The recently publicized bone box, or ossuary, inscribed in Aramaic, “James, son of Joseph, brother of Jesus,” has captivated scholars as well as the lay community of Jews and Christians all over the world. The day after it was first revealed to the public by our sister magazine, Biblical Archaeology Review, it appeared on the front page of every major newspaper in the United States and abroad, including the New York Times, the Washington Post and the International Herald Tribune. Whether the inscription on the side of the box refers to the James and the Jesus continues to be hotly debated. Whatever the outcome, however, it is bringing Jesus’ brother James out of the shadows.
Until now, James has been little known, even to scholars. Indeed, in the New Testament itself we find only subtle hints of James’s prominence scattered about the text.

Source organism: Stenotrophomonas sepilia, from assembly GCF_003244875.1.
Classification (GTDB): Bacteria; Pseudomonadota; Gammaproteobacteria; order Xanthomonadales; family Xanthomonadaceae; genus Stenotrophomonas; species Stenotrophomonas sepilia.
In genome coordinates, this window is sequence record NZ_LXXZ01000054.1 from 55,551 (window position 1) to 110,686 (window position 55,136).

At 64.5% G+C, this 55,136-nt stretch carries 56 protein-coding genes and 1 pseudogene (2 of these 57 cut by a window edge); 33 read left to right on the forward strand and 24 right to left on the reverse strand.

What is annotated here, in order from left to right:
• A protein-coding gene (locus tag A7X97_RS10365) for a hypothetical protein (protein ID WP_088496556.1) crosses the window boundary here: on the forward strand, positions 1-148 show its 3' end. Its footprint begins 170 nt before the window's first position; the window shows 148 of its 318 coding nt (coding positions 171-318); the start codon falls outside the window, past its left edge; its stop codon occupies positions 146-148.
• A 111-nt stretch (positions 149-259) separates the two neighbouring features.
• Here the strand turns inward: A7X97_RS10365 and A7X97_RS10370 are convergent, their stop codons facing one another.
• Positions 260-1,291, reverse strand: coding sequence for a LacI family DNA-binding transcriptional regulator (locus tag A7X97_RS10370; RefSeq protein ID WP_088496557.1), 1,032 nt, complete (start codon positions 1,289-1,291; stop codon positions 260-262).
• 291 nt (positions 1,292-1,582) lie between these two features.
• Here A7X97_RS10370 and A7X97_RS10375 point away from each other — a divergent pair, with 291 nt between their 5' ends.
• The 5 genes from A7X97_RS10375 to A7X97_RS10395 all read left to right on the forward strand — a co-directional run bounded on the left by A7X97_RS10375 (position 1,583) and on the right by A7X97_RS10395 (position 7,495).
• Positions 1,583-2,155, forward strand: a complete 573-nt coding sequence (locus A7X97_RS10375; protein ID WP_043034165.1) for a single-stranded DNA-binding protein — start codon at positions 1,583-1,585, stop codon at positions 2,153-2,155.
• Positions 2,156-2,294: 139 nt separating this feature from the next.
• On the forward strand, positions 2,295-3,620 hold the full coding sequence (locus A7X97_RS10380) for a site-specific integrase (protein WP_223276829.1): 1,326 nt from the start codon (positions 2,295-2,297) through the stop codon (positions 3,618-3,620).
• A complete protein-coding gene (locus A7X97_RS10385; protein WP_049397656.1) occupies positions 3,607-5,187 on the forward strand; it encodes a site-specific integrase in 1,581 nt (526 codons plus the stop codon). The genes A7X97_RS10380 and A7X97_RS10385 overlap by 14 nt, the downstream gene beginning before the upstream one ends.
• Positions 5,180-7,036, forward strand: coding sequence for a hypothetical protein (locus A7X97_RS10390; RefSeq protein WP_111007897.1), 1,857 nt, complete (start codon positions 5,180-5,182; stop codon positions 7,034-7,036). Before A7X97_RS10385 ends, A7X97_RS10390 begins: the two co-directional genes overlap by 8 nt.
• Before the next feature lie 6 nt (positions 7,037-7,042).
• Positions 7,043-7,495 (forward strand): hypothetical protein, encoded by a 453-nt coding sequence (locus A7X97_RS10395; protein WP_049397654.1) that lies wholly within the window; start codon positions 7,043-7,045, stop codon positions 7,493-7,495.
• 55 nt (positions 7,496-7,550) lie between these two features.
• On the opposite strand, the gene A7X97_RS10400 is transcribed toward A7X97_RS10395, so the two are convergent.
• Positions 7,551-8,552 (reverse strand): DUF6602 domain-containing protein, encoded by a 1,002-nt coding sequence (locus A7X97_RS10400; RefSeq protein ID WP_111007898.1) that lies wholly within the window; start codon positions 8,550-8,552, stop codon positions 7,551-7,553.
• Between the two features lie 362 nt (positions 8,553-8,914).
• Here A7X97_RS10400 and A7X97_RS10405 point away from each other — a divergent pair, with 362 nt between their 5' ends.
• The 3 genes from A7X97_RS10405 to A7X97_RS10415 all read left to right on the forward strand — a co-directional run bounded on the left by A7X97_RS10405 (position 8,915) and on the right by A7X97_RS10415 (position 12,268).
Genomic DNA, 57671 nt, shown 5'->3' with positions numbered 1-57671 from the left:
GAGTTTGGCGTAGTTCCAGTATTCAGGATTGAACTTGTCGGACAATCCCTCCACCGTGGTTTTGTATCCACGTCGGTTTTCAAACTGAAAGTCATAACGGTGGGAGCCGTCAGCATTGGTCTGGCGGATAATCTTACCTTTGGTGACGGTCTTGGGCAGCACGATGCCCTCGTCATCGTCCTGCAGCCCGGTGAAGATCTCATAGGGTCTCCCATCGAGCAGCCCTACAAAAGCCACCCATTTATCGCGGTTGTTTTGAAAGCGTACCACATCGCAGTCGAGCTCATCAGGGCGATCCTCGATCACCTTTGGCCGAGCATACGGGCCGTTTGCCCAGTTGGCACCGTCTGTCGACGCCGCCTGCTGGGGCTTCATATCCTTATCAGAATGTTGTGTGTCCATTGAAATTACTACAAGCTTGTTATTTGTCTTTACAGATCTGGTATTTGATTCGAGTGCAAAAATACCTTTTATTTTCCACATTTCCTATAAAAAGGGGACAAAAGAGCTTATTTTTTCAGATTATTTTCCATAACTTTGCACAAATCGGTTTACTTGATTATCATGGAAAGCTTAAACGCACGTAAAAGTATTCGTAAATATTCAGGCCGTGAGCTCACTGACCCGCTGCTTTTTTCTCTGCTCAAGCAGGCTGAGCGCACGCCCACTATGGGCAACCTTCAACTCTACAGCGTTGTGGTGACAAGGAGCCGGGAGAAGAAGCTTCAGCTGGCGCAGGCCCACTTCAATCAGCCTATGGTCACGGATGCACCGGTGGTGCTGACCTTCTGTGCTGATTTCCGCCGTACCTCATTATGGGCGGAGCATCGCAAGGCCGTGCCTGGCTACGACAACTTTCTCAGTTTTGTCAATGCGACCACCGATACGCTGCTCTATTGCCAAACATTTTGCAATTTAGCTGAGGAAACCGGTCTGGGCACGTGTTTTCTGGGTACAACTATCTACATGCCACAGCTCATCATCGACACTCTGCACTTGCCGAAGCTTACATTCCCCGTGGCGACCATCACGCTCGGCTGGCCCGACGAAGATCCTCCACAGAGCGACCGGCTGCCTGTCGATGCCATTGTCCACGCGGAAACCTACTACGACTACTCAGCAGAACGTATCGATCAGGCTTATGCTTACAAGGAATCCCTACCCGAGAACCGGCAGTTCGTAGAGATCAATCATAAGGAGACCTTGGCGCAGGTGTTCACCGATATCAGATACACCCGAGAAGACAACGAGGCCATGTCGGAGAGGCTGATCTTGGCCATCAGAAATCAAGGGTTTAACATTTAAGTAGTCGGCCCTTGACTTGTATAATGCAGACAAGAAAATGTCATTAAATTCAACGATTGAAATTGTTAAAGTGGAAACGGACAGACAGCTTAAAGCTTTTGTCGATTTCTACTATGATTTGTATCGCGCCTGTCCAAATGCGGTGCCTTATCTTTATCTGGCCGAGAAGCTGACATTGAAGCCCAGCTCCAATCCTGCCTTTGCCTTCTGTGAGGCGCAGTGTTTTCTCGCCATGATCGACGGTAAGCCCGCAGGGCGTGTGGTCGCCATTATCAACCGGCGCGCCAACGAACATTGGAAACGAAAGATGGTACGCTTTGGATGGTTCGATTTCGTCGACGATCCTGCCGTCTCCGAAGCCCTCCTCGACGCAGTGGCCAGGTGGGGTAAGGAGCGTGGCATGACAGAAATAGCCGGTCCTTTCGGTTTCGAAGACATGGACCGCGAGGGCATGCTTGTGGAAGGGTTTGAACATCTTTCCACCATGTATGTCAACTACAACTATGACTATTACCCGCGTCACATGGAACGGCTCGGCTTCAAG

In “Bringing James Out of the Shadows,” Ben Witherington III of Asbury Theological Seminary uses careful detective work to piece together a fuller portrait of James, the first leader of the church. Then, in “Where Was James Buried?,” Father Jerome Murphy-O’Connor of the École Biblique et Archéologique evaluates ancient extrabiblical descriptions of James’s death (and afterlife) to determine whether they shed light on how and where he was buried.—Ed.